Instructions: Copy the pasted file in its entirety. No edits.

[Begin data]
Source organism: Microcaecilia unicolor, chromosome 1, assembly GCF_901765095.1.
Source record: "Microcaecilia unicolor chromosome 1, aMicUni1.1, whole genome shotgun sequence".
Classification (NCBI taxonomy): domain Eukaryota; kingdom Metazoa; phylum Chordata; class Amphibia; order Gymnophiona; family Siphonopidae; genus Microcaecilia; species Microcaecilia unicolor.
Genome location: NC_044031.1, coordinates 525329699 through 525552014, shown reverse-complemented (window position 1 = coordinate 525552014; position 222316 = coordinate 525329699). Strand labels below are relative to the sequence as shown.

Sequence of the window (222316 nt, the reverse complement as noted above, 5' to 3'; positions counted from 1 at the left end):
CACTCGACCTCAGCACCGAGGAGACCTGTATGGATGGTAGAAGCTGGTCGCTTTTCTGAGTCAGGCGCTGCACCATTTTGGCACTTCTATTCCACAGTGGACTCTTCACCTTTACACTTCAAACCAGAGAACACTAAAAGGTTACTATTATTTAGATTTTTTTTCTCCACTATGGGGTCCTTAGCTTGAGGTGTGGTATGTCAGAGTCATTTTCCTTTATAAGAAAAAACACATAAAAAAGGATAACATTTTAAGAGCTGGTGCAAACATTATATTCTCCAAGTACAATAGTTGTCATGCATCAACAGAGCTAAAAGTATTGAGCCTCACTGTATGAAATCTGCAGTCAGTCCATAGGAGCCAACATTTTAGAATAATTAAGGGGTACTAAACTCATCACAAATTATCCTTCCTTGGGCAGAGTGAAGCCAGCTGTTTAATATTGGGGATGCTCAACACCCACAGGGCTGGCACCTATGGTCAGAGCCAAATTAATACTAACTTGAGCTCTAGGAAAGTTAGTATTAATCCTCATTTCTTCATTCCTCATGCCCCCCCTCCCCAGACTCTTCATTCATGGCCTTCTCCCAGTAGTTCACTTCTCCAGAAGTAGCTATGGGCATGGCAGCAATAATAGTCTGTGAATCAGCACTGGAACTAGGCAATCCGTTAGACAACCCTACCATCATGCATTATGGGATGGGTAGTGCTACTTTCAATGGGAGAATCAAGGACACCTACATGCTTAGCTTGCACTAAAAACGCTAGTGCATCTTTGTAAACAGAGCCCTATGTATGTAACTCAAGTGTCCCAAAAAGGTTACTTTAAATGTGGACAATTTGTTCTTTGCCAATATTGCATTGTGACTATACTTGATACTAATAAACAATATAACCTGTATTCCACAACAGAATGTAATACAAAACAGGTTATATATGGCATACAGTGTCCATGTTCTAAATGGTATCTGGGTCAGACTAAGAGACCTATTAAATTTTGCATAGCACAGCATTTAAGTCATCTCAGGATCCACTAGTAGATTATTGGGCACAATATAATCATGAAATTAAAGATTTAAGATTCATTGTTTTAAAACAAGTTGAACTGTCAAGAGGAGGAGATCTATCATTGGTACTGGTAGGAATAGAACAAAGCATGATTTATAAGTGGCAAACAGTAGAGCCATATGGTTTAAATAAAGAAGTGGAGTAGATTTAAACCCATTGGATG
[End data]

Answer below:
Source organism: Microcaecilia unicolor, chromosome 1, assembly GCF_901765095.1.
Source record: "Microcaecilia unicolor chromosome 1, aMicUni1.1, whole genome shotgun sequence".
Classification (NCBI taxonomy): domain Eukaryota; kingdom Metazoa; phylum Chordata; class Amphibia; order Gymnophiona; family Siphonopidae; genus Microcaecilia; species Microcaecilia unicolor.
Genome location: NC_044031.1, coordinates 525329699 through 525552014, shown reverse-complemented (window position 1 = coordinate 525552014; position 222316 = coordinate 525329699). Strand labels below are relative to the sequence as shown.

Sequence of the window (222316 nt, the reverse complement as noted above, 5' to 3'; positions counted from 1 at the left end):
CACTCGACCTCAGCACCGAGGAGACCTGTATGGATGGTAGAAGCTGGTCGCTTTTCTGAGTCAGGCGCTGCACCATTTTGGCACTTCTATTCCACAGTGGACTCTTCACCTTTACACTTCAAACCAGAGAACACTAAAAGGTTACTATTATTTAGATTTTTTTTCTCCACTATGGGGTCCTTAGCTTGAGGTGTGGTATGTCAGAGTCATTTTCCTTTATAAGAAAAAACACATAAAAAAGGATAACATTTTAAGAGCTGGTGCAAACATTATATTCTCCAAGTACAATAGTTGTCATGCATCAACAGAGCTAAAAGTATTGAGCCTCACTGTATGAAATCTGCAGTCAGTCCATAGGAGCCAACATTTTAGAATAATTAAGGGGTACTAAACTCATCACAAATTATCCTTCCTTGGGCAGAGTGAAGCCAGCTGTTTAATATTGGGGATGCTCAACACCCACAGGGCTGGCACCTATGGTCAGAGCCAAATTAATACTAACTTGAGCTCTAGGAAAGTTAGTATTAATCCTCATTTCTTCATTCCTCATGCCCCCCCTCCCCAGACTCTTCATTCATGGCCTTCTCCCAGTAGTTCACTTCTCCAGAAGTAGCTATGGGCATGGCAGCAATAATAGTCTGTGAATCAGCACTGGAACTAGGCAATCCGTTAGACAACCCTACCATCATGCATTATGGGATGGGTAGTGCTACTTTCAATGGGAGAATCAAGGACACCTACATGCTTAGCTTGCACTAAAAACGCTAGTGCATCTTTGTAAACAGAGCCCTATGTATGTAACTCAAGTGTCCCAAAAAGGTTACTTTAAATGTGGACAATTTGTTCTTTGCCAATATTGCATTGTGACTATACTTGATACTAATAAACAATATAACCTGTATTCCACAACAGAATGTAATACAAAACAGGTTATATATGGCATACAGTGTCCATGTTCTAAATGGTATCTGGGTCAGACTAAGAGACCTATTAAATTTTGCATAGCACAGCATTTAAGTCATCTCAGGATCCACTAGTAGATTATTGGGCACAATATAATCATGAAATTAAAGATTTAAGATTCATTGTTTTAAAACAAGTTGAACTGTCAAGAGGAGGAGATCTATCATTGGTACTGGTAGGAATAGAACAAAGCATGATTTATAAGTGGCAAACAGTAGAGCCATATGGTTTAAATAAAGAAGTGGAGTAGATTTAAACCCATTGGATG